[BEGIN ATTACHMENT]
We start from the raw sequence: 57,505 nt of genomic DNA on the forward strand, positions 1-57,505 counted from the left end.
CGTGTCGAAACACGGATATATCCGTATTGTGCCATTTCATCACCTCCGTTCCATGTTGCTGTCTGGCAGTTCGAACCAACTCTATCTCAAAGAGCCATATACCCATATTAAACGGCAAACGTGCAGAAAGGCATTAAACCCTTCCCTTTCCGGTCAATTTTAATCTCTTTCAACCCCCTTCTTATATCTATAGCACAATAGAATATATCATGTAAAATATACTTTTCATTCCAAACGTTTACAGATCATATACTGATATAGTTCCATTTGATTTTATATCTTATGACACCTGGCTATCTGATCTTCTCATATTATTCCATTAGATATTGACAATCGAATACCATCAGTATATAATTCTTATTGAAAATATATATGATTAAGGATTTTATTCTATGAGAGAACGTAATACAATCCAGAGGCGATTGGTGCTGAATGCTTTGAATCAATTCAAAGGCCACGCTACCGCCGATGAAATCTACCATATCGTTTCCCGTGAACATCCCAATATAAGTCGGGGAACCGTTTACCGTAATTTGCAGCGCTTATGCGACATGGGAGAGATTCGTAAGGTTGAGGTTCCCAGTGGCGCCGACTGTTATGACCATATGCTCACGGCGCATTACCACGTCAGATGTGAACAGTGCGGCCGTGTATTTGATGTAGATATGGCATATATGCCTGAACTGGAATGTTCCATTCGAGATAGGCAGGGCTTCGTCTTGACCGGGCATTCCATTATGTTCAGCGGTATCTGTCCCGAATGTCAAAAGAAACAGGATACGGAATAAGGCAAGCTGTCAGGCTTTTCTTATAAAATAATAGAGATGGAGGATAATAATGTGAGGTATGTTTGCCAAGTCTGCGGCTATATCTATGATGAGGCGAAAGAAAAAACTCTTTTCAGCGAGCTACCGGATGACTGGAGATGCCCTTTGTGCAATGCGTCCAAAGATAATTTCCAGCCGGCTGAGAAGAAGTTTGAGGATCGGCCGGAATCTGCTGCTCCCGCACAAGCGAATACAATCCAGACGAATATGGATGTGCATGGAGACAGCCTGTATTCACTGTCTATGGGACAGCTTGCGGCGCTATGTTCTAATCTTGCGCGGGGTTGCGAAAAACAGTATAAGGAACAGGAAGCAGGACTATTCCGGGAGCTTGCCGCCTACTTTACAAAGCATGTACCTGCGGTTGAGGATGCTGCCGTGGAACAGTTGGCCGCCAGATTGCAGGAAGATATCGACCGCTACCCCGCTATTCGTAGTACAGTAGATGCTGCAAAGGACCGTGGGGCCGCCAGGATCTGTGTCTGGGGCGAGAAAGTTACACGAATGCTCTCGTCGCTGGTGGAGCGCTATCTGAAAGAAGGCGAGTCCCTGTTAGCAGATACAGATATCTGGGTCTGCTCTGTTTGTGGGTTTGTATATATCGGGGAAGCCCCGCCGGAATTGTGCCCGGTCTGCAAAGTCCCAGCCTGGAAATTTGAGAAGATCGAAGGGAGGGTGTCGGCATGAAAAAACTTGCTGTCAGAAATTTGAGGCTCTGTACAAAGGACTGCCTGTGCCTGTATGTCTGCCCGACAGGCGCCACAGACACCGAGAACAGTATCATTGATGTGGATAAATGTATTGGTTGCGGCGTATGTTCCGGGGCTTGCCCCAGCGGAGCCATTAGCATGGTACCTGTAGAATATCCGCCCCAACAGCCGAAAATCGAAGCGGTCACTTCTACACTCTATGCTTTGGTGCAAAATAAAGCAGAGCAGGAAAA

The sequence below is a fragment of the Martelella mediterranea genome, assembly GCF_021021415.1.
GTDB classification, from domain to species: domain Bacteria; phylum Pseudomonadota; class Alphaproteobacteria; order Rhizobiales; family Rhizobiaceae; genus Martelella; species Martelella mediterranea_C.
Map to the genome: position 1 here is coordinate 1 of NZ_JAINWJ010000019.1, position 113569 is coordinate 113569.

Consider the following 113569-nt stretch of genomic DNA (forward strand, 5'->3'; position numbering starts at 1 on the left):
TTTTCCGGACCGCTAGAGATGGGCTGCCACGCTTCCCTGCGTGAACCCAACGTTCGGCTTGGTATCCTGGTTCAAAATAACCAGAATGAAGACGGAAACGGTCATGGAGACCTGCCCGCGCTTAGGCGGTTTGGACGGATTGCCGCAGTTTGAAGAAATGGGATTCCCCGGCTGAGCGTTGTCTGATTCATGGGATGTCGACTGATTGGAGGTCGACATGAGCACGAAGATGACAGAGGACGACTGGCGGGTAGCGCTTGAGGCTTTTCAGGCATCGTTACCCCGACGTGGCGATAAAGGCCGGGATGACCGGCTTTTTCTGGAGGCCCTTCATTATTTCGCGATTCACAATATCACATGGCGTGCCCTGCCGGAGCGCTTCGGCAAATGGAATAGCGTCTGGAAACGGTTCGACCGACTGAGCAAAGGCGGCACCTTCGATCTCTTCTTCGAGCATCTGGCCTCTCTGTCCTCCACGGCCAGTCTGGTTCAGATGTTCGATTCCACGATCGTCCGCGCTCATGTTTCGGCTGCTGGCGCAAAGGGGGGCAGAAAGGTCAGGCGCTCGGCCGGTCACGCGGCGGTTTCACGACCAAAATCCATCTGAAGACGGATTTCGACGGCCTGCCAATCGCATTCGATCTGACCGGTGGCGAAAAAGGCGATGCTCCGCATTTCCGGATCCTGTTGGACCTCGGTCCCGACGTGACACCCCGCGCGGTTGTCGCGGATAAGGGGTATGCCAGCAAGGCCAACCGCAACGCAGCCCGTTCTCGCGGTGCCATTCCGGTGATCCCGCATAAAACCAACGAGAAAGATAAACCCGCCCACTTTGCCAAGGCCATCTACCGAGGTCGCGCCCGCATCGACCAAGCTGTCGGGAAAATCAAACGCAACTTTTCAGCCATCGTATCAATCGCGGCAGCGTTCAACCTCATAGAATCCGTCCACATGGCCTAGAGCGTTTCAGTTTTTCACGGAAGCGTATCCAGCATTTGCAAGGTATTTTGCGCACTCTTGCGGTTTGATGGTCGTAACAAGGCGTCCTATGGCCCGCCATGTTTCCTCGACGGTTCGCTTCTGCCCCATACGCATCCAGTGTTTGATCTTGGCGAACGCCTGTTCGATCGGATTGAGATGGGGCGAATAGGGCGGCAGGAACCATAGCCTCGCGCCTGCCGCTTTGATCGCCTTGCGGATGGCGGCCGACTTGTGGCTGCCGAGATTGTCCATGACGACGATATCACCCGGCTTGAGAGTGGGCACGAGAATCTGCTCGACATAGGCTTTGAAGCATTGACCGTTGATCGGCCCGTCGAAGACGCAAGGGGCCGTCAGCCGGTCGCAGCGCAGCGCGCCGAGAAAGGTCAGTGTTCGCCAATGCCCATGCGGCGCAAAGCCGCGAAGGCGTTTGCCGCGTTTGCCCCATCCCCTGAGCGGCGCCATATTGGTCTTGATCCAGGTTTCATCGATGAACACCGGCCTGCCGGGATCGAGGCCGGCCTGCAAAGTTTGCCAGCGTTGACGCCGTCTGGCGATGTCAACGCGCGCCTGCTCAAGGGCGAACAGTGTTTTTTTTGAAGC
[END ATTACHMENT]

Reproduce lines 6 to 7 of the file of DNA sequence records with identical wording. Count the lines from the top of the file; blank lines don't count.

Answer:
Consider the following 113569-nt stretch of genomic DNA (forward strand, 5'->3'; position numbering starts at 1 on the left):
TTTTCCGGACCGCTAGAGATGGGCTGCCACGCTTCCCTGCGTGAACCCAACGTTCGGCTTGGTATCCTGGTTCAAAATAACCAGAATGAAGACGGAAACGGTCATGGAGACCTGCCCGCGCTTAGGCGGTTTGGACGGATTGCCGCAGTTTGAAGAAATGGGATTCCCCGGCTGAGCGTTGTCTGATTCATGGGATGTCGACTGATTGGAGGTCGACATGAGCACGAAGATGACAGAGGACGACTGGCGGGTAGCGCTTGAGGCTTTTCAGGCATCGTTACCCCGACGTGGCGATAAAGGCCGGGATGACCGGCTTTTTCTGGAGGCCCTTCATTATTTCGCGATTCACAATATCACATGGCGTGCCCTGCCGGAGCGCTTCGGCAAATGGAATAGCGTCTGGAAACGGTTCGACCGACTGAGCAAAGGCGGCACCTTCGATCTCTTCTTCGAGCATCTGGCCTCTCTGTCCTCCACGGCCAGTCTGGTTCAGATGTTCGATTCCACGATCGTCCGCGCTCATGTTTCGGCTGCTGGCGCAAAGGGGGGCAGAAAGGTCAGGCGCTCGGCCGGTCACGCGGCGGTTTCACGACCAAAATCCATCTGAAGACGGATTTCGACGGCCTGCCAATCGCATTCGATCTGACCGGTGGCGAAAAAGGCGATGCTCCGCATTTCCGGATCCTGTTGGACCTCGGTCCCGACGTGACACCCCGCGCGGTTGTCGCGGATAAGGGGTATGCCAGCAAGGCCAACCGCAACGCAGCCCGTTCTCGCGGTGCCATTCCGGTGATCCCGCATAAAACCAACGAGAAAGATAAACCCGCCCACTTTGCCAAGGCCATCTACCGAGGTCGCGCCCGCATCGACCAAGCTGTCGGGAAAATCAAACGCAACTTTTCAGCCATCGTATCAATCGCGGCAGCGTTCAACCTCATAGAATCCGTCCACATGGCCTAGAGCGTTTCAGTTTTTCACGGAAGCGTATCCAGCATTTGCAAGGTATTTTGCGCACTCTTGCGGTTTGATGGTCGTAACAAGGCGTCCTATGGCCCGCCATGTTTCCTCGACGGTTCGCTTCTGCCCCATACGCATCCAGTGTTTGATCTTGGCGAACGCCTGTTCGATCGGATTGAGATGGGGCGAATAGGGCGGCAGGAACCATAGCCTCGCGCCTGCCGCTTTGATCGCCTTGCGGATGGCGGCCGACTTGTGGCTGCCGAGATTGTCCATGACGACGATATCACCCGGCTTGAGAGTGGGCACGAGAATCTGCTCGACATAGGCTTTGAAGCATTGACCGTTGATCGGCCCGTCGAAGACGCAAGGGGCCGTCAGCCGGTCGCAGCGCAGCGCGCCGAGAAAGGTCAGTGTTCGCCAATGCCCATGCGGCGCAAAGCCGCGAAGGCGTTTGCCGCGTTTGCCCCATCCCCTGAGCGGCGCCATATTGGTCTTGATCCAGGTTTCATCGATGAACACCGGCCTGCCGGGATCGAGGCCGGCCTGCAAAGTTTGCCAGCGTTGACGCCGTCTGGCGATGTCAACGCGCGCCTGCTCAAGGGCGAACAGTGTTTTTTTTGAAGC